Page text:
7
$\begingroup$

Say $V \in \mathbb{R}^n$ is a closed convex set in the Euclidean space. And therefore I am free to define the projection of $x$ to $V$ as the point in $V$ that minimizes the distance to $x$. Now suppose I endow $\mathbb{R}^n$ with a different riemannian metric $g$, and embed $(V, g)$ isometrically to $\mathbb{R}^N$ by nash embedding. Is the new $V$ still convex with respect to $\mathbb{R}^N$? And if so, let $d(\cdot, \cdot)$ be the distance induced by the trace metric, is the projection still $arg min \; d(x, V)$?

$\endgroup$
0

2 Answers 2

9
$\begingroup$

Convexity is not preserved under a change of Riemannian metric. To see this consider the following example. Let $V \subset \mathbb{R}^2$ be the unit disk, clearly closed and convex. Now replace the flat metric on $V$ by a very steep hill (in a smooth way). In other words, distances within $V$ become much larger in the new metric. This embeds into $\mathbb{R}^3$ but we don't need that.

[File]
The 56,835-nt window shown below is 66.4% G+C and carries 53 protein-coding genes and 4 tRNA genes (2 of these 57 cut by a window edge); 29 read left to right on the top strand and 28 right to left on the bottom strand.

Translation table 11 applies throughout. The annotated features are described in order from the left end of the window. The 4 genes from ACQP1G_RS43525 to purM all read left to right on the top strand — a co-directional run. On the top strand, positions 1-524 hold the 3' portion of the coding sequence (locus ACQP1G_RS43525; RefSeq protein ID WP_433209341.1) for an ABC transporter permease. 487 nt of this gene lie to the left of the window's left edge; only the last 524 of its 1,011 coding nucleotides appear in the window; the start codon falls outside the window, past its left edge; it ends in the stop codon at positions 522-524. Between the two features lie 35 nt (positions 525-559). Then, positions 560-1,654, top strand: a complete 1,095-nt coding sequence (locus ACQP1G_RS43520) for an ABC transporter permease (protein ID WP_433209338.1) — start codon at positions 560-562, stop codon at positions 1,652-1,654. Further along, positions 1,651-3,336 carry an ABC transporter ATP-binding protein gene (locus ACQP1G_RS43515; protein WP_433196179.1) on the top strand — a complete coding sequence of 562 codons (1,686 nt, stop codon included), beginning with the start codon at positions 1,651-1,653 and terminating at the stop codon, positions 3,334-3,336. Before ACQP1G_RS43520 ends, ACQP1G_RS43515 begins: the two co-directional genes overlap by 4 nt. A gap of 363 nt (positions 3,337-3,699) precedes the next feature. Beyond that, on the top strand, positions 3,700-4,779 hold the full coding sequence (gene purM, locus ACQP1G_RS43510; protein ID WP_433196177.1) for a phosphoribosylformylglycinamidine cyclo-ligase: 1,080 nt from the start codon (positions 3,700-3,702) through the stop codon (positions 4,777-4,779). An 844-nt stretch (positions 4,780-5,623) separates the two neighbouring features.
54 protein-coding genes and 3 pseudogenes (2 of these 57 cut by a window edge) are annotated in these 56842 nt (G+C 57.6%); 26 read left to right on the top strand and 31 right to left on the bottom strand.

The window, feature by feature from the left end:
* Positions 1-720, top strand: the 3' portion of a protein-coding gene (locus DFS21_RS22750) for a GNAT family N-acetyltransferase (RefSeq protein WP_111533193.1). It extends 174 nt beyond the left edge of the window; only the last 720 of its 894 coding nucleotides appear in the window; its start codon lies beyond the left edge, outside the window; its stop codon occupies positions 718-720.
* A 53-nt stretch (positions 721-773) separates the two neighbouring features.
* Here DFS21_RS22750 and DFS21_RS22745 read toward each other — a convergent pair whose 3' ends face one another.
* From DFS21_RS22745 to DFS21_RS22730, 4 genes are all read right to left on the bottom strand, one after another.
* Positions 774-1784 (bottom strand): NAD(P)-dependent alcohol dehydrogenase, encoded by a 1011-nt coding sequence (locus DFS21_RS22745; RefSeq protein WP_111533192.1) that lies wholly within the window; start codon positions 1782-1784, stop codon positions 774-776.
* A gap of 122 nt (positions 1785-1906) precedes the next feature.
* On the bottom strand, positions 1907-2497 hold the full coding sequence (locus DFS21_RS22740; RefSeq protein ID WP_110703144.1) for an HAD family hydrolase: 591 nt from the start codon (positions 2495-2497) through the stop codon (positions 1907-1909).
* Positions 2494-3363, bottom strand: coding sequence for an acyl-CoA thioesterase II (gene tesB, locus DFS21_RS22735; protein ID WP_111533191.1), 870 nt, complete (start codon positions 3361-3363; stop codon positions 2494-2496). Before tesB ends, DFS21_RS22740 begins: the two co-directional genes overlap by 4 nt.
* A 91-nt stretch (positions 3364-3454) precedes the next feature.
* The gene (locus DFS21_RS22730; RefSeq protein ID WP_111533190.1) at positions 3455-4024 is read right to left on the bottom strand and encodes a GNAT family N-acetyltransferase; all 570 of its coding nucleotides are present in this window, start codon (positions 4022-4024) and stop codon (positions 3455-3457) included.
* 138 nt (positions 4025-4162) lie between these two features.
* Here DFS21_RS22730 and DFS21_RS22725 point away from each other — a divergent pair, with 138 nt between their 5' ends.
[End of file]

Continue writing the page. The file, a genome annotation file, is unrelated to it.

In the old metric the distance minimizer between two suitably chosen points outside $V$ will be a straight line passing through $V$. In the new metric, this line will not be a distance minimizer, the minimizer will pass around $V$.

$\endgroup$
3
$\begingroup$

The other answer is great. Here is another one which might maybe look like an overkill solution.

From the Riemann uniformization theorem, all simply connected open subset of $\mathbb{C}$ are biholomorphic. Consider $\Delta = \left\{ z \in \mathbb{C} \mid |z|<1\right\}$ the unit disk and $U = \left\{z=x+iy \mid y < x^2\right\}$. These two subsets are open and simply connected and hence there exists a biholomorphism $\varphi : \Delta \to U$.

Consider the euclidean metric $g$ on $\mathbb{C}$. Then $\Delta$ is convex with respect to $g$ and $U$ isn't. It follows that $\left(\Delta,g\right)$ is convex, but $\left(\Delta,\varphi^* g\right)$ isn't.

$\endgroup$

You must log in to answer this question.

Not the answer you're looking for? Browse other questions tagged .